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Protecting a Whaling Culture

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Dr. Riki Ott is the author of Not One Drop: Betrayal and Courage in the Wake of the Exxon Valdez Oil Spill from Chelsea Green. For more information, visit chelseagreen.com.

Wainwright, Alaska. "Let's have dessert!" said Kenneth "Kenny" Tagarook. Earlier his wife, Ann, had cooked a substantial meal of meatloaf, mashed potatoes, and canned green beans. "White man's food only holds me for a couple hours," he teased.

The Tagarooks are Inupiat ("In-OU-pe-at" or "Eskimo"). They are hosting me and Kenny's cousin Rosemary Ahtuangaruak during our visit in Wainwright. The village of 720 mostly Inupiat people lies along the Arctic Ocean over 200 miles above the Arctic Circle.

Kenny placed a tray of "muktuk" - raw, frozen bowhead whale meat - on the kitchen table. He sliced little finger-size pieces for me with his ulu - a traditional knife for cutting meat. Rosemary and Ann handled their ulus like extensions of their hands.

I examined the muktuk. The skin was almost an inch thick and black. The other half of the strip, the blubber, was a pale rosy white. The skin had a rubbery texture, while the blubber melted in my mouth like rich bacon grease. Kenny watched me closely as I chewed. I reached for another piece. He grinned.

The Inupiat culture is a whaling culture that revolves around bowhead whales. Beluga whales, walrus, ringed, bearded, and spotted seals, fish, and sea ducks are also harvested from the Chukchi Sea, the western half of the vast Arctic Ocean, but bowhead whales are the cultural cornerstone. Many Eskimo games have significance for whale hunting. For example, the blanket toss is a way for hunters to gain height of eye to spot whale spouts farther out at sea.

I struggled to understand a way of life that is so different from mine. "Kenny, how old were you when you first went whaling?" It doesn't take much prodding to launch the gregarious Kenny into storytelling, the traditional way of sharing information in this culture. Kenny's first language is Inupiaq, but his English flows easily.

"My dad wouldn't let me go whaling when I was six. Seven. Eight. Nine, I stowed away on a whaling boat. I was supposed to be in school. My dad couldn't find me. The crew found me when they pulled the boat up on the ice to make camp. The boat was heavy. They pulled away a gunny sack and found me." He laughs at the memory.

"They didn't take you back to the village?" I asked.

"No, my dad decided it was time. I stayed out one month." In response to my puzzled expression, he explained, "A lot of whaling is waiting. Waiting for leads (water channels in the sea ice) to open. Waiting for whales to come. Waiting out storms. Moving camp to be safe."

He jumped up and pulled a compass from a cupboard shelf. He put it on the table and said, "We put the compass on the ice and line the red arrow up with north. No one touches it. We check it all the time. If the ice shifts, we know." He moved the table to demonstrate shifting ice and the red arrow slid off north. "We move camp to shore-fast ice."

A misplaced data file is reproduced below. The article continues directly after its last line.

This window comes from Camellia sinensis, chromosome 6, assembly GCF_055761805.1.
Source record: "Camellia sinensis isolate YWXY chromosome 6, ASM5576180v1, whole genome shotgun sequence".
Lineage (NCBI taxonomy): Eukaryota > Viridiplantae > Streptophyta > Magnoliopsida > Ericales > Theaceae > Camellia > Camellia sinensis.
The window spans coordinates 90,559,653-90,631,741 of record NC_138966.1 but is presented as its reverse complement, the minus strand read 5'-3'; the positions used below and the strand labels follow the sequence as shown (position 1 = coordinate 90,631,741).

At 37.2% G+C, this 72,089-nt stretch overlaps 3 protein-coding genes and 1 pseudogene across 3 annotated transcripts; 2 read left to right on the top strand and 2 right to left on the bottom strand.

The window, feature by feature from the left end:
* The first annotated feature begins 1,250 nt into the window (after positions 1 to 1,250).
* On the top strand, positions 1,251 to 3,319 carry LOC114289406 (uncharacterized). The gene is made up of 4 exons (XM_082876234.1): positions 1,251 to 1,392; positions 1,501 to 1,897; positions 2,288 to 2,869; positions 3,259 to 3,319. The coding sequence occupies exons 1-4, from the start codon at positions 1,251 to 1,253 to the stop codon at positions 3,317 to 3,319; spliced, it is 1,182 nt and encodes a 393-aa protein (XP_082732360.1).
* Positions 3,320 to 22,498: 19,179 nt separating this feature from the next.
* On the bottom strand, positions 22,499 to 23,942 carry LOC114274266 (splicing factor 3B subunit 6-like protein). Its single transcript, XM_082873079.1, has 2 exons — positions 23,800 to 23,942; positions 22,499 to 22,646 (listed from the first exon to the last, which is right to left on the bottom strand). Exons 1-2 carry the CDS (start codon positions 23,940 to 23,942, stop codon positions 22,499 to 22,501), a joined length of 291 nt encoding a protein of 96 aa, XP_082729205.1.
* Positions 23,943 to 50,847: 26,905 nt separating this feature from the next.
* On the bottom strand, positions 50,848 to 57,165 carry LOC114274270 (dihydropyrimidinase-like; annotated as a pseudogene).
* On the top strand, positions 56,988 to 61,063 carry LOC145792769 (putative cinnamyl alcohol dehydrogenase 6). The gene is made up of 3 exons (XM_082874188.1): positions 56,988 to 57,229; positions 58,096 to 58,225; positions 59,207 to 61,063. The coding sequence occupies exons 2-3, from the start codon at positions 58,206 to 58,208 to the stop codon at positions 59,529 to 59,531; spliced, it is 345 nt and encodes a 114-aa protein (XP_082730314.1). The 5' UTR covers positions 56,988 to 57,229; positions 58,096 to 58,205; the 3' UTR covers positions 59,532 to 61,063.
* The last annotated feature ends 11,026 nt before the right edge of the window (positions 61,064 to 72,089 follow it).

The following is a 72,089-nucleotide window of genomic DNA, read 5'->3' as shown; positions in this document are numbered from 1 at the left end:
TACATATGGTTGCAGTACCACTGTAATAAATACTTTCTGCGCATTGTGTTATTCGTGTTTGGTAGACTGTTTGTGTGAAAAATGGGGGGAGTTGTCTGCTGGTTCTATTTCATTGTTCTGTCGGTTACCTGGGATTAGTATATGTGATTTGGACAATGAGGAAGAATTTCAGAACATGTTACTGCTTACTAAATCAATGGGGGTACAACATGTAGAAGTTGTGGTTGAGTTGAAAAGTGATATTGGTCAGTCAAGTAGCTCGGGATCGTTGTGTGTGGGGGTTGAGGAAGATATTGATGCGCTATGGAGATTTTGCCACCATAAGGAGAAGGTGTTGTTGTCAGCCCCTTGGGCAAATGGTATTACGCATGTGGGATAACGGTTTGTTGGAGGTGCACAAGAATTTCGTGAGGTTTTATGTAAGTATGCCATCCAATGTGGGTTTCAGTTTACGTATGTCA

Kenny saw I was still puzzled. He explained, "The ice moves all the time. Fast. Leads open and close. It's very dangerous. Once, we didn't break camp fast enough. One man was standing on flat ice. Sea ice shoved up under him - pressure ridge eight feet high! He went flying through the air."

I thought about the Bush administration's Arctic policy that opens 40 million acres of the Chukchi Sea to oil and gas exploration and development. The oil industry claims it can clean up an oil spill in sea ice, but when the Inupiat ask how, the information is not forthcoming.

The truth is: The technology does not exist to clean up oil spills in the Arctic Ocean. The booms and skimmers that were used to recover 3 to 11 percent of the Exxon Valdez spill are useless in sea ice or broken ice ¬- and most other Arctic conditions as well. The "nameplate" capacity on this equipment brags of recovery in calm conditions and daylight, not the darkness and bitter storms of the Arctic Ocean.

The technology to find oil in remote corners of the planet and get it out of the earth far surpasses our ability to clean oil up once it spills. This technology, driven by greed and need, threatens the Inupiat culture - and the endangered bowhead whales.

Bowhead whales were declared endangered in 1973 under the Endangered Species Act as the whales have not recovered from commercial whaling in the 1600s to 1800s. There are 7,800 bowhead whales in the Arctic Ocean, 41 percent of the pre-whaling population. The Native harvest of 25 to 40 animals does not affect the population recovery - but a large oil spill certainly could.

Kenny became a whaling captain and a community leader. When his crew harvests a whale, his family keeps one-quarter of the meat, his crew gets one-quarter, and the community shares the other half. Kenny shares most of his meat with the community at whaling celebrations in spring, fall, and winter. Sharing and celebration is part of the whaling culture.

The Inupiat culture is incompatible with oil and gas development. The solutions to America's energy crisis are not in remote places of the planet but in our own backyards. Investment in regional energy development of solar, wind, and waste biofuels, instead of more oil and gas development, would better serve the Inupiat and all Americans. The Bush administration's U.S. Arctic policy should be scrapped.

Spill survivor and author Riki Ott shares insights on disaster trauma and recovery nationwide and in Not One Drop: Betrayal and Courage in the Wake of the Exxon Valdez Oil Spill (Chelsea Green, 2008). Ott is an advisor to the nonprofit organization REDOIL, Resisting Environmental Destruction on Indigenous Lands.

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